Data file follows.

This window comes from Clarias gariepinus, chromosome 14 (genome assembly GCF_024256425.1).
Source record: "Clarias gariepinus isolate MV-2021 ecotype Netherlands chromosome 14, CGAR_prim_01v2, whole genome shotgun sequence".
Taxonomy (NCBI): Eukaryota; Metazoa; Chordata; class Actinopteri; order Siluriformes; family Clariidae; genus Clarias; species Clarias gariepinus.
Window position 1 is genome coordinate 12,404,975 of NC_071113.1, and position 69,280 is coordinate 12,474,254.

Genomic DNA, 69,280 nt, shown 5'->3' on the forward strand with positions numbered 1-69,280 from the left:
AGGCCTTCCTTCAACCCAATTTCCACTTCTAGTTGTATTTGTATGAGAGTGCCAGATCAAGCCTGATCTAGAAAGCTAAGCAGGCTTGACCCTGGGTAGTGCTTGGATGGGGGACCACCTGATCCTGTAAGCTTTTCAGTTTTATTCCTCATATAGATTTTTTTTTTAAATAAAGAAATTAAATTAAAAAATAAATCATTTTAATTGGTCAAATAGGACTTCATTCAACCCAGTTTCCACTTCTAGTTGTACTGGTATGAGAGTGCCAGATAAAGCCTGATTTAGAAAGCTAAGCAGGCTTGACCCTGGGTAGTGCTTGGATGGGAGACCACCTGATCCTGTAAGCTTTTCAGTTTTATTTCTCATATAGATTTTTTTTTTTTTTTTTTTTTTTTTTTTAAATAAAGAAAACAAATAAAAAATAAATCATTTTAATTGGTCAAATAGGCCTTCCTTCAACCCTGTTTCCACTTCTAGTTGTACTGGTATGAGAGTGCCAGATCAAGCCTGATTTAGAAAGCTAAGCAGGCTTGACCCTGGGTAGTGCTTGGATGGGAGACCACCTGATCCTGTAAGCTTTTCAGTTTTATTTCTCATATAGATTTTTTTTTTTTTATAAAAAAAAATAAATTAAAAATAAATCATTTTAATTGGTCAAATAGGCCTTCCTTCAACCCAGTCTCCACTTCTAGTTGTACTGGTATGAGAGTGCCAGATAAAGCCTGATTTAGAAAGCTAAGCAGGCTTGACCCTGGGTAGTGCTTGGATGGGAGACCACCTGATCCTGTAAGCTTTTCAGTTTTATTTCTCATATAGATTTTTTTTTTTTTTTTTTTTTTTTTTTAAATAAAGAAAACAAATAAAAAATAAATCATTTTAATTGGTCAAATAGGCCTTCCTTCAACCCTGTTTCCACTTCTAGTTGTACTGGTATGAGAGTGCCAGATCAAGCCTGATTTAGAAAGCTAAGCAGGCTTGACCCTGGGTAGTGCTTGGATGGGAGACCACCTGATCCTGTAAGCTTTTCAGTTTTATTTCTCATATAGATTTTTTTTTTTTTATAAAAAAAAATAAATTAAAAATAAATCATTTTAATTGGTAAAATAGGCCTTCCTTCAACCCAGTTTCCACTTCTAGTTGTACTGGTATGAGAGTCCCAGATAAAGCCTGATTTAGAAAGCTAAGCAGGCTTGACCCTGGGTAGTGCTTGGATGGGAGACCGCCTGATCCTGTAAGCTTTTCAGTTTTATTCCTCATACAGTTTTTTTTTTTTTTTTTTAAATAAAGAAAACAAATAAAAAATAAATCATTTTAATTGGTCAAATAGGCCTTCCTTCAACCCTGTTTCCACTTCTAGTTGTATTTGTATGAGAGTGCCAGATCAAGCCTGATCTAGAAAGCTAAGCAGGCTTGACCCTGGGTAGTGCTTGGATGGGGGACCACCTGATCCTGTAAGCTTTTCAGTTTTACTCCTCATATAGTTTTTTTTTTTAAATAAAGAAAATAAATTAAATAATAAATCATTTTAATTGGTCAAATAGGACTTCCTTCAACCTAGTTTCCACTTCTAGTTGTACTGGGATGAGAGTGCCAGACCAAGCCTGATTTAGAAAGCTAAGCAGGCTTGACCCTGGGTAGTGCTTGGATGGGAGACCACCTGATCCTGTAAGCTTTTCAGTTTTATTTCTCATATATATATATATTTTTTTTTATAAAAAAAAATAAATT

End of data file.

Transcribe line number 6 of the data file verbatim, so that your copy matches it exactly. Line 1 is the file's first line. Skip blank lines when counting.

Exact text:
AGGCCTTCCTTCAACCCAATTTCCACTTCTAGTTGTATTTGTATGAGAGTGCCAGATCAAGCCTGATCTAGAAAGCTAAGCAGGCTTGACCCTGGGTAGTGCTTGGATGGGGGACCACCTGATCCTGTAAGCTTTTCAGTTTTATTCCTCATATAGATTTTTTTTTTAAATAAAGAAATTAAATTAAAAAATAAATCATTTTAATTGGTCAAATAGGACTTCATTCAACCCAGTTTCCACTTCTAGTTGTACTGGTATGAGAGTGCCAGATAAAGCCTGATTTAGAAAGCTAAGCAGGCTTGACCCTGGGTAGTGCTTGGATGGGAGACCACCTGATCCTGTAAGCTTTTCAGTTTTATTTCTCATATAGATTTTTTTTTTTTTTTTTTTTTTTTTTTTAAATAAAGAAAACAAATAAAAAATAAATCATTTTAATTGGTCAAATAGGCCTTCCTTCAACCCTGTTTCCACTTCTAGTTGTACTGGTATGAGAGTGCCAGATCAAGCCTGATTTAGAAAGCTAAGCAGGCTTGACCCTGGGTAGTGCTTGGATGGGAGACCACCTGATCCTGTAAGCTTTTCAGTTTTATTTCTCATATAGATTTTTTTTTTTTTATAAAAAAAAATAAATTAAAAATAAATCATTTTAATTGGTCAAATAGGCCTTCCTTCAACCCAGTCTCCACTTCTAGTTGTACTGGTATGAGAGTGCCAGATAAAGCCTGATTTAGAAAGCTAAGCAGGCTTGACCCTGGGTAGTGCTTGGATGGGAGACCACCTGATCCTGTAAGCTTTTCAGTTTTATTTCTCATATAGATTTTTTTTTTTTTTTTTTTTTTTTTTTAAATAAAGAAAACAAATAAAAAATAAATCATTTTAATTGGTCAAATAGGCCTTCCTTCAACCCTGTTTCCACTTCTAGTTGTACTGGTATGAGAGTGCCAGATCAAGCCTGATTTAGAAAGCTAAGCAGGCTTGACCCTGGGTAGTGCTTGGATGGGAGACCACCTGATCCTGTAAGCTTTTCAGTTTTATTTCTCATATAGATTTTTTTTTTTTTATAAAAAAAAATAAATTAAAAATAAATCATTTTAATTGGTAAAATAGGCCTTCCTTCAACCCAGTTTCCACTTCTAGTTGTACTGGTATGAGAGTCCCAGATAAAGCCTGATTTAGAAAGCTAAGCAGGCTTGACCCTGGGTAGTGCTTGGATGGGAGACCGCCTGATCCTGTAAGCTTTTCAGTTTTATTCCTCATACAGTTTTTTTTTTTTTTTTTTAAATAAAGAAAACAAATAAAAAATAAATCATTTTAATTGGTCAAATAGGCCTTCCTTCAACCCTGTTTCCACTTCTAGTTGTATTTGTATGAGAGTGCCAGATCAAGCCTGATCTAGAAAGCTAAGCAGGCTTGACCCTGGGTAGTGCTTGGATGGGGGACCACCTGATCCTGTAAGCTTTTCAGTTTTACTCCTCATATAGTTTTTTTTTTTAAATAAAGAAAATAAATTAAATAATAAATCATTTTAATTGGTCAAATAGGACTTCCTTCAACCTAGTTTCCACTTCTAGTTGTACTGGGATGAGAGTGCCAGACCAAGCCTGATTTAGAAAGCTAAGCAGGCTTGACCCTGGGTAGTGCTTGGATGGGAGACCACCTGATCCTGTAAGCTTTTCAGTTTTATTTCTCATATATATATATATTTTTTTTTATAAAAAAAAATAAATT